0 runts, 0 giants, 0 throttles

0 input errors, 0 CRC, 0 frame, 0 overrun, 0 ignored

0 watchdog, 0 multicast, 0 pause input

0 input packets with dribble condition detected

102807096 packets output, 11078670748 bytes, 0 underruns

0 output errors, 0 collisions, 4 interface resets

0 babbles, 0 late collision, 0 deferred

0 lost carrier, 0 no carrier, 0 PAUSE output

0 output buffer failures, 0 output buffers swapped out

New Member

Re: Switch down due to udld link

Hi amit

thi sis switch side

sh int gi1/2

GigabitEthernet1/2 is up, line protocol is up (connected)

Hardware is Gigabit Ethernet Port, address is 0013.c405.d001 (bia 0013.c405.d001)

MTU 1500 bytes, BW 1000000 Kbit, DLY 10 usec,

reliability 255/255, txload 1/255, rxload 1/255

Encapsulation ARPA, loopback not set

Keepalive set (10 sec)

Full-duplex, 1000Mb/s, link type is auto, media type is 1000BaseSX

input flow-control is on, output flow-control is off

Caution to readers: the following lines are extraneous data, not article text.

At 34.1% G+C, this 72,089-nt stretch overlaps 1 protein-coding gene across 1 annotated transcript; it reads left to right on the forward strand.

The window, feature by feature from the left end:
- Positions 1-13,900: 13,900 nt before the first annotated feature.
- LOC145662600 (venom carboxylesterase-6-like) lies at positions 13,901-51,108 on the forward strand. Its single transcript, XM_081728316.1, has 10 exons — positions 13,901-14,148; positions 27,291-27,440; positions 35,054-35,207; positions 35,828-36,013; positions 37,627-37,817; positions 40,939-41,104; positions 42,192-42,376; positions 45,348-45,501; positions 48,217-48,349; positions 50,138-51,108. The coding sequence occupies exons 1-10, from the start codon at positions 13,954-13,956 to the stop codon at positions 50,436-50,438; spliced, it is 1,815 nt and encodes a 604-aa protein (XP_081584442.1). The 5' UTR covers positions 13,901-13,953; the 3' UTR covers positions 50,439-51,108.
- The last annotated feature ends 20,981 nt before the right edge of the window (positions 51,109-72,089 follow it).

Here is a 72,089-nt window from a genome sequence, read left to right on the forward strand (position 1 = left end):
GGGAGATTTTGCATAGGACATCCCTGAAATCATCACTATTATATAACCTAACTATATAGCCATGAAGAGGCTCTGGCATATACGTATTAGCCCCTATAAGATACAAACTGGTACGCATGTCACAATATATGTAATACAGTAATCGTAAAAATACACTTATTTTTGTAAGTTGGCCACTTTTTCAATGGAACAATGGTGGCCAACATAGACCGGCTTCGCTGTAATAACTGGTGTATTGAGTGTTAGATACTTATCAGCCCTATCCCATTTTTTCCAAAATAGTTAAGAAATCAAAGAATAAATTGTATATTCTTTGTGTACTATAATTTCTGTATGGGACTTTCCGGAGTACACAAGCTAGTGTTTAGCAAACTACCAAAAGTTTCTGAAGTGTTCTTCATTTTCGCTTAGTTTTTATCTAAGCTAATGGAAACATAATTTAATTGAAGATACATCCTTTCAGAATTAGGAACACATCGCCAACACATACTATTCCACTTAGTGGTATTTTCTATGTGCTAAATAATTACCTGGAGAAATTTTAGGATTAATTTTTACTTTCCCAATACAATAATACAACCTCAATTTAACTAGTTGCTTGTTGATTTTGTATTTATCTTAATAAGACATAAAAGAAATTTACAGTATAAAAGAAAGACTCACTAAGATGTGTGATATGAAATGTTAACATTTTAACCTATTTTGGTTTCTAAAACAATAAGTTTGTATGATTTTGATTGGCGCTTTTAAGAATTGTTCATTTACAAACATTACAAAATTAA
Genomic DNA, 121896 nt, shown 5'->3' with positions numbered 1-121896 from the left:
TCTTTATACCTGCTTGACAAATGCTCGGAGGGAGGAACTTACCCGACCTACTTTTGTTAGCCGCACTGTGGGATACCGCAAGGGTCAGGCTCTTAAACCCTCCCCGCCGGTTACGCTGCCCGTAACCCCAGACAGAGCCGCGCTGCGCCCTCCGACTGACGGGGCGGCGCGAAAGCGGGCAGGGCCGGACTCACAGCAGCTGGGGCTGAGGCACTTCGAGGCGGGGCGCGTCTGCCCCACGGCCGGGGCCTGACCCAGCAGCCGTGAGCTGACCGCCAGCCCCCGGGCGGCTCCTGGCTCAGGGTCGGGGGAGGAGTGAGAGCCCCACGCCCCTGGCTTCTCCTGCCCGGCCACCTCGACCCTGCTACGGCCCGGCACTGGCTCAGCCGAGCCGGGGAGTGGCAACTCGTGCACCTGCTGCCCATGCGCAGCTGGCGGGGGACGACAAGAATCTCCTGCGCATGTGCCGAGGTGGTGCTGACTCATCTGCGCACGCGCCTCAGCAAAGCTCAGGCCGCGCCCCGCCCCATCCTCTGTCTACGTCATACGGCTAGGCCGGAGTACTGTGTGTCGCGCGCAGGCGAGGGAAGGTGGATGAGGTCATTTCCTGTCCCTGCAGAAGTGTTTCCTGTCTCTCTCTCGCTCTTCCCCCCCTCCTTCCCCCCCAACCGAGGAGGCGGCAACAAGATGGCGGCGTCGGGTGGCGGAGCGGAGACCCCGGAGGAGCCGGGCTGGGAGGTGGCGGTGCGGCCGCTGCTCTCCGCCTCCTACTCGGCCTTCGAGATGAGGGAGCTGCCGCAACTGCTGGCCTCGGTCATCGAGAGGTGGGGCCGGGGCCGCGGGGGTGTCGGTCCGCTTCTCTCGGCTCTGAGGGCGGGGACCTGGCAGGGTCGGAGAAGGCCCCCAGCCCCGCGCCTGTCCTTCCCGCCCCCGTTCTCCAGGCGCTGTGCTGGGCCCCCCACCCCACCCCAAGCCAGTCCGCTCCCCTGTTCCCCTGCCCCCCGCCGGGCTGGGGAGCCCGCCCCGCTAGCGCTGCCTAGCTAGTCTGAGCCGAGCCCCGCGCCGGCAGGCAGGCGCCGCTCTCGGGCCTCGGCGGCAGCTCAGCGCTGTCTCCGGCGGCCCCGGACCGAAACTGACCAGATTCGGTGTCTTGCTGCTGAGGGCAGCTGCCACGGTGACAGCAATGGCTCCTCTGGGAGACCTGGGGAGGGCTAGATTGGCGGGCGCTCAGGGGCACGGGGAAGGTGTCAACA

ARP type: ARPA, ARP Timeout 04:00:00

Last input 00:00:00, output never, output hang never

Last clearing of "show interface" counters never

Input queue: 0/2000/0/0 (size/max/drops/flushes); Total output drops: 0

Queueing strategy: fifo

Output queue: 0/40 (size/max)

5 minute input rate 11000 bits/sec, 15 packets/sec

5 minute output rate 1000 bits/sec, 3 packets/sec

3133235812 packets input, 257820797453 bytes, 0 no buffer

Received 1939597599 broadcasts (1630795765 multicast)

0 runts, 0 giants, 0 throttles

0 input errors, 0 CRC, 0 frame, 0 overrun, 0 ignored

0 input packets with dribble condition detected

2214051241 packets output, 3012109299202 bytes, 0 underruns

0 output errors, 0 collisions, 0 interface resets

0 babbles, 0 late collision, 0 deferred

0 lost carrier, 0 no carrier

0 output buffer failures, 0 output buffers swapped out

New Member

Re: Switch down due to udld link